• Threats. What could undermine those opportunities, derail your hopes or sidetrack your success, whatever you define those to be? The purpose for listing these is twofold. First, identifying them allows you to see them more clearly. The known is less threatening than the unknown. Second, it allows you to address those risks. Some risks are beyond our control, but many can be lessened or at least planned for.
  9. Have an audience, if you are comfortable doing so. Find somebody to talk to. You'll feel really silly saying things that are not true out loud. If you're not yet comfortable talking to a person, choose a pet or stuffed animal, instead.
  10. Ask friends whom you trust how they see you. Seeing yourself honestly is not always easy, and an honest assessment by somebody outside can help you to know if your personal assessment of yourself is reasonable.
  11. Write a list of all the things you would like to do in the next five years, ten years, or before you die. Don't filter things out yet, just write as fast as you can think of things. If you prefer, write the list focusing on a particular aspect or question in your life.
  12. Ask yourself questions, and answer them in lists, essays, or however you see fit. Here are some examples:
    • What is important in my life and what is simply dragging me down?
    • What would I change about my life?
    • Which individuals contribute to my happiness and which do not?
  13. Commit to making a change. Tell yourself, it's my life, and if I am to remain happy and healthy, I alone must decide what stays and what goes.
  14. Don't beat around the bush. Tell yourself the truth, even if the truth is bad. Remember that saying things that are true will help you fix them. Although sometimes it's hard to self analyze, admitting to yourself that you are jealous of someone is better than trying to deny it. The truth may make you miserable at first, but later it will set you free.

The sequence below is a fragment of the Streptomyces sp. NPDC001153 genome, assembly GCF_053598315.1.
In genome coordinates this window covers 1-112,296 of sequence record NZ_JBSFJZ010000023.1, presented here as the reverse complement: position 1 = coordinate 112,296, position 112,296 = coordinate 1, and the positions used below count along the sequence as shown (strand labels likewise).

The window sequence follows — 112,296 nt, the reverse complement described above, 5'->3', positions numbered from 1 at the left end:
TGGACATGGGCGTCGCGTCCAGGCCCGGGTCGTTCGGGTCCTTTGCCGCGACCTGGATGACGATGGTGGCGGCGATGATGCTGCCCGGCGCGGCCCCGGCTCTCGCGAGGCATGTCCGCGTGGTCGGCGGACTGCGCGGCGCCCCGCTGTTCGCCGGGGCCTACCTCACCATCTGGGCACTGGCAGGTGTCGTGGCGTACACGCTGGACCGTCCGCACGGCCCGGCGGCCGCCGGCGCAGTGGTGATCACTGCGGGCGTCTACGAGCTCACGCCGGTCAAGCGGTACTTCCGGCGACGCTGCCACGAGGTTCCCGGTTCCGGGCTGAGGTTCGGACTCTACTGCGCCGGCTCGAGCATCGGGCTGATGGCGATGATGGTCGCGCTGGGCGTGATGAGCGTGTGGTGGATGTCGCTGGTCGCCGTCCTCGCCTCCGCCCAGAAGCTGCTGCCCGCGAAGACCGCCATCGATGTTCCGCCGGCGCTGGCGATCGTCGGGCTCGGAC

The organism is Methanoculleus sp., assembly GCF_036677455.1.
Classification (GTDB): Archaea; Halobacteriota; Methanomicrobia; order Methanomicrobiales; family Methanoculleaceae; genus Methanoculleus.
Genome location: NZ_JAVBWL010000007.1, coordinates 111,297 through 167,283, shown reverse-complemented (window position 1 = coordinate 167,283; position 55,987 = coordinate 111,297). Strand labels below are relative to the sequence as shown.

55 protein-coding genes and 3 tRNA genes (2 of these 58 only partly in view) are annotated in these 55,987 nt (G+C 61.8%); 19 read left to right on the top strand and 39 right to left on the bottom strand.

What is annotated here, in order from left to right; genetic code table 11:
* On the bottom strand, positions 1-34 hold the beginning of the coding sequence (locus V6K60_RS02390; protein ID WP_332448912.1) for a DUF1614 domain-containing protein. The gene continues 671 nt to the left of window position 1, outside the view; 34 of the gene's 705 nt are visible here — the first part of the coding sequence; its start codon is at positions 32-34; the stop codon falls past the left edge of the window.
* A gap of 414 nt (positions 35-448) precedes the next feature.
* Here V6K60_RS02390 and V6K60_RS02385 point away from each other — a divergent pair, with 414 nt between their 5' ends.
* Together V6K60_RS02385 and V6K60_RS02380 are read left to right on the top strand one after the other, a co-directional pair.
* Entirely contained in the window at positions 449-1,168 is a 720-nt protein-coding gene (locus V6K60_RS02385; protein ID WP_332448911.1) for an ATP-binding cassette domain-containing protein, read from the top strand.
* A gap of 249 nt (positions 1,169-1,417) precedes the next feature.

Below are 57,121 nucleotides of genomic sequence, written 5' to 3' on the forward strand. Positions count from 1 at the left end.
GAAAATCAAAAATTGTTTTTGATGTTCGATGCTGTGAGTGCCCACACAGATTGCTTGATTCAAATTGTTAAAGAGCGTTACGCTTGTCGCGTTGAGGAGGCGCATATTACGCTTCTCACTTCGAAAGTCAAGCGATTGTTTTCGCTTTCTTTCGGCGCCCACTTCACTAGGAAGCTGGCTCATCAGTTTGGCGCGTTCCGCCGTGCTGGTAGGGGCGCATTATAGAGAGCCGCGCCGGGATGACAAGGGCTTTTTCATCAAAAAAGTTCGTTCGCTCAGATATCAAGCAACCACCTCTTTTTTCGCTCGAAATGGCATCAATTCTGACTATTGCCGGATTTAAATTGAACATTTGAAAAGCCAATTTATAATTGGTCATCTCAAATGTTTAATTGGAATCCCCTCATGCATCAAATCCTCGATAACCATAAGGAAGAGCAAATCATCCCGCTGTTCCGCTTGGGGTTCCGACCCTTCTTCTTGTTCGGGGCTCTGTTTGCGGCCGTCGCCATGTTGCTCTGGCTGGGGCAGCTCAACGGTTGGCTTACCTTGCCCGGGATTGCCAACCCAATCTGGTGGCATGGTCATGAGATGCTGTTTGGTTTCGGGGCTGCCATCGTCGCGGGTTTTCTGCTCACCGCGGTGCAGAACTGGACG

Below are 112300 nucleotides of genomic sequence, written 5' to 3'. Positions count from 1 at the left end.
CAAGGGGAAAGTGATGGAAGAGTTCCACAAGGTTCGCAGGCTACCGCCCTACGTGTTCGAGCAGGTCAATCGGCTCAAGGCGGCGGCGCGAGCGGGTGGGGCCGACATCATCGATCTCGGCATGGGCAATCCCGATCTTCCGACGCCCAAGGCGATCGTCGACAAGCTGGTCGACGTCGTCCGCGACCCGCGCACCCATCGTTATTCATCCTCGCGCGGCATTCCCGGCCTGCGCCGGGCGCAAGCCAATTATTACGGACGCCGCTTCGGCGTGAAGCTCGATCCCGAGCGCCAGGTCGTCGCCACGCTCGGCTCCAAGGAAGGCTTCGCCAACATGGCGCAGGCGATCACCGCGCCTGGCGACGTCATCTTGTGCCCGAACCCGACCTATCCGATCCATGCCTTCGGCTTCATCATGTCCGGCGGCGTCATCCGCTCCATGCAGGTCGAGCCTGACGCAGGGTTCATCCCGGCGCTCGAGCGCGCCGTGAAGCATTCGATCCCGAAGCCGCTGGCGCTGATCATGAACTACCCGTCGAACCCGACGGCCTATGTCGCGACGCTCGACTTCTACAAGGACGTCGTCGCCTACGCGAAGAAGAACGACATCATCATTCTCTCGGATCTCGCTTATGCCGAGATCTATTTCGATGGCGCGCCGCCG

15. Set goals. See the related wikiHows for details
  16. Take action. Put your plan in motion, confident that you are moving toward what you really want. Actions speak louder than words, so acting upon what you discover about yourself is a big part of being honest.

  • Being honest does not mean being brutal. Everybody has shortcomings and difficulties. The best athlete or singer in the world could be a terrible writer. See an honest identification and evaluation of problems as a stepping stone to solving them, not as a reason to berate yourself.
  • If you have enough objectivity and insight into yourself, and are honest with yourself, you might have to admit that your life is ordinary, and is only about living and getting by. There is nothing wrong with that, since this is simply a part of the human condition.
  • Remember, there is no harm in writing something down. You can choose not to share it, destroy it, edit it, or simply keep it a secret.
  • If you don't know where to begin, try taking a personality test (see external links). They cannot discover you by themselves, but they can lend some insight about your nature to help get you started.

    Releated wikiHows